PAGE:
By Roy Hanu Hart, M.D., aka Doctor Faith on April 12, 2016

NOTE: Part 3, “Adolf Hitler: The Mind of the Tyrant,” presents a series of verbal snapshots of Hitler, which, cumulatively, may help shed some light on the baffling mind of history’s most destructive figure. (As a point of reference, Hitler was born on April 20, 1889.)

A line from Wordsworth’s “My Heart Leaps Up” may serve us as a starting point in the following glimpses into the life of Adolf Hitler: “The child is father of the man.” Probe the depths of childhood and you will discover the man; that is, provided you have access to those depths.  

Pastor B. Gephart, of New Orleans’ Fellowship in the World, states it simply, “Hurt people hurt people.” It is the hurts of childhood that are the psychoanalyst's starting point. As a child, Hitler had his share of growing pains; however, we know nothing of  his early mental life that could shed light as to the monstrous adult he grew up to be.

Hitler never underwent psychoanalysis. Freud, who practiced in Vienna and was a contemporary, when asked to offer a diagnosis of Hitler declined, stating he would not diagnose anyone he had not treated.

The family’s Jewish doctor in Linz, Austria, Eduard Bloch, told the FBI in New York -- Hitler allowed Bloch to emigrate to the United States after his annexation of Austria in March 1938 -- that he found the adolescent Adolf to be “quiet, well-mannered and neatly dressed [who] lived within himself. What dreams he dreamed I do not know.”

The future Fuhrer (“leader”) attended the Linz Realschule (state technical school) beginning in 1903 when he was 14. Ludwig Wittgenstein, six days his junior, was a schoolmate. Years later, British mathematician-philosopher Bertrand Russell would say of Wittgenstein, his Cambridge student (who went on to become a major figure in 20th-century philosophy), “His disposition is that of an artist, intuitive and moody.” Russell’s description of Wittgenstein could be applied to the youthful Hitler as well, whose ambition actually was to become an artist.

Earlier, for the school year of 1898-9, Adolf had attended the third grade in Lambach's 11th-century Benedictine abbey. Lambach is a farm town half way between Linz, capital of the state of Upper Austria, and Salzburg, famous as the birthplace of Mozart. He did well in the monastery school, where he sang in the boys’ choir, enjoyed the liturgy, and even talked about becoming a priest.

He knew his Bible, and God remained part of his vocabulary to the end of his life. Surviving the assassination plot of July 20, 1944, he commented: “Almighty God has called me to lead the German people – not to final defeat but to victory.” And earlier from Mein Kampf, “I believe I am acting in accordance with the will of the Almighty Creator: by defending myself against the Jew, I am fighting for the work of the Lord.”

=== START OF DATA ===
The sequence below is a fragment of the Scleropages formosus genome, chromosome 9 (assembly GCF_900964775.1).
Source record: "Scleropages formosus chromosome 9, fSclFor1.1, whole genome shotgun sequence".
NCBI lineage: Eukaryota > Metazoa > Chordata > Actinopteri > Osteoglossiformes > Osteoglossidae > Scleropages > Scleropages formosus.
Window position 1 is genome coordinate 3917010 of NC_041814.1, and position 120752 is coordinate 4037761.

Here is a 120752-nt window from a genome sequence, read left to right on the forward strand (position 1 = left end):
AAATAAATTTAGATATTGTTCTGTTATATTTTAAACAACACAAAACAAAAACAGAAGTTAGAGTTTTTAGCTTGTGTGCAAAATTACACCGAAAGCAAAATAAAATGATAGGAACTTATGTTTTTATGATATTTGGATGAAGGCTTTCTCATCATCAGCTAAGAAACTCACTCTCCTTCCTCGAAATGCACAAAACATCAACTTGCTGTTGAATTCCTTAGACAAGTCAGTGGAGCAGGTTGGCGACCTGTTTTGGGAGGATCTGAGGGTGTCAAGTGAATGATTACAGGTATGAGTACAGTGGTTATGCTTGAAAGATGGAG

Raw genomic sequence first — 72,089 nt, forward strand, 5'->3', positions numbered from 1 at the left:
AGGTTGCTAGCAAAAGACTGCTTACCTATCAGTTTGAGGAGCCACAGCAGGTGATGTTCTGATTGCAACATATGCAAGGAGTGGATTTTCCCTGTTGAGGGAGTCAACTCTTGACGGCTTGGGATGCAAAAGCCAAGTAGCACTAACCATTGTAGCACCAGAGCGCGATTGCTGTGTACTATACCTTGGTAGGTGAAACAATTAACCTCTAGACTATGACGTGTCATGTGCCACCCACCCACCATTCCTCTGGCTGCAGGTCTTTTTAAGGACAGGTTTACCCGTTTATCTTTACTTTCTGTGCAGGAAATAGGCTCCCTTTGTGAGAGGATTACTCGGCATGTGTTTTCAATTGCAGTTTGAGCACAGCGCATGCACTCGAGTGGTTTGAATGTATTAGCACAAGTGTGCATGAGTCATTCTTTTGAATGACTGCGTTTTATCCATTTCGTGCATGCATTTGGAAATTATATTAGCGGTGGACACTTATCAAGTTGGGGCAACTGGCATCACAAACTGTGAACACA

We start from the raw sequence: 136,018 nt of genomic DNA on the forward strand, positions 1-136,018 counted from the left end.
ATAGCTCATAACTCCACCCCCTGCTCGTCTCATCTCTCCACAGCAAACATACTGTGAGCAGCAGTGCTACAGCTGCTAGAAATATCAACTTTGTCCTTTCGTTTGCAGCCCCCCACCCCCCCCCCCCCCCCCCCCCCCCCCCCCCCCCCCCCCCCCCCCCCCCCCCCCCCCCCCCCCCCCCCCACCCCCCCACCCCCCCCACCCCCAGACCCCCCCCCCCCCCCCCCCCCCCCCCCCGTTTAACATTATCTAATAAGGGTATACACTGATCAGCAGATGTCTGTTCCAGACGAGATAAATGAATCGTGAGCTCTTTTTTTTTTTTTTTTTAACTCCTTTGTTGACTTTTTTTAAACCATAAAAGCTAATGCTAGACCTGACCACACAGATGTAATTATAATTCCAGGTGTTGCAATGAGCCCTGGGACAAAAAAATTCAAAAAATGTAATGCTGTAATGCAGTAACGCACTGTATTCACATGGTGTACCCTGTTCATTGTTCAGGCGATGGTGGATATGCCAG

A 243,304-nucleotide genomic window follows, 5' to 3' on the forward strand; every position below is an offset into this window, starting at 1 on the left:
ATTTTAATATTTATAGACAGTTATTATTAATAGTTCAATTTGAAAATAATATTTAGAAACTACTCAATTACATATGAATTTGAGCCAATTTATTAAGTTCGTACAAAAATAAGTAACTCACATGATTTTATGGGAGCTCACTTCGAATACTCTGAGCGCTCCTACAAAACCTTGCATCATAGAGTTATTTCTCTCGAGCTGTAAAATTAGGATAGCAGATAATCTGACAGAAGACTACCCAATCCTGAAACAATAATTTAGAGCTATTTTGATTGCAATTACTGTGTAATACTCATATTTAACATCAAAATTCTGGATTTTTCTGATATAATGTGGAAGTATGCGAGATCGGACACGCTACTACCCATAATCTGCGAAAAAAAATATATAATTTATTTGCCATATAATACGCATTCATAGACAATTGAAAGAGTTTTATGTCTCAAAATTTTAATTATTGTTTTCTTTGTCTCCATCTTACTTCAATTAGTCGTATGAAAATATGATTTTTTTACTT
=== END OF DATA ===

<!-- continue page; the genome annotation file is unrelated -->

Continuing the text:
From his youth, Hitler had his heart set on studying art and architecture at Vienna’s Academy of Visual Arts, but twice failed the entrance exam. In 1907, his watercolors didn’t impress the examiners, and when he reapplied the following year to pursue architecture, he was rejected again but only because he lacked a high-school diploma. He took the rejection in stride and “resolved to continue as an autodidact [self-taught person].”

On his own, he studied music, art, literature – and politics. After serving 13 months in Landsberg Prison following his failed attempt to overthrow the Bavarian government (the Beer Hall Putsch of 1923), where he continued his voracious reading (and wrote Mein Kampf), he commented,” I received a university education at state expense.”

Between October 1918 and January 1933, not quite fifteen years, Hitler went from a corporal in the 16th Bavarian Reserve Infantry Regiment to chancellor of Germany, following in the footsteps of the man he admired the most, Benito Mussolini, who in 1917 was a corporal in the Italian army and five years later dictator of Italy.

Corporal Hitler suffered two episodes of blindness during the Great War, the first by mustard gas in October 1918, from which he recovered, and the second on November 9, when he heard there would be an armistice on the 11th. Professor Edmund Forster, a consulting psychiatrist and chief of the Berlin University Nerve Clinic, found no organic basis for the soldier’second blindness and diagnosed him as “a psychopath with hysterical symptoms.” This is the earliest psychiatric assessment we have of Hitler.

It was during the episode of hysterical blindness -- his unconscious (subconscious) mind chose blindness so as not “to see” the ignominious surrender of Germany -- that Hitler made a life-defining decision: if he did recover his eyesight, he would abandon his plans to become an architect and enter politics. So goes the story.

There may be some evidence to support this account. While undergoing treatment with hypnotherapy, the corporal experienced what he called a “supernatural vision,” This is described in the novel, The Eyewitness (1938), by Forster’s medical doctor friend turned writer, Ernst Weiss. Under hypnosis, “A.H.,” Weiss’ designation for the blind patient, heard voices entreating him to become the savior of Germany. As historian John Toland wrote in his monumental work Adolf Hitler, “the most portentous force of the twentieth century was born.”

In Hitler’s time, and for centuries before, antisemitism was endemic in Austria. In fact, anti-semitism ran so deep, you can consider Vienna, in particular, to have been saturated with it. Young Hitler lived in his homeland’s capital from 1907 until 1913 and soaked up his share of antisemitic sentiment from reading newspaper articles, books, pamphlets, and brochures about and by such personages in the public eye as Georg Schonerer, Karl Lueger, and Guido von List, just to name a few, names that do not strike a bell today but made the headlines almost every day in Hitler’s time.

Schonerer, leader of the “Pan-German movement” (German Austrians advocating union with Germany), was fond of mouthing political slogans. One went: “Through purity to unity.” By purity, he meant, of course, purity of blood. Another one, from his “Away from Rome movement,” rhymes better in English than in German: “Without Judea, without Rome, we’ll build Germany’s church and dome.”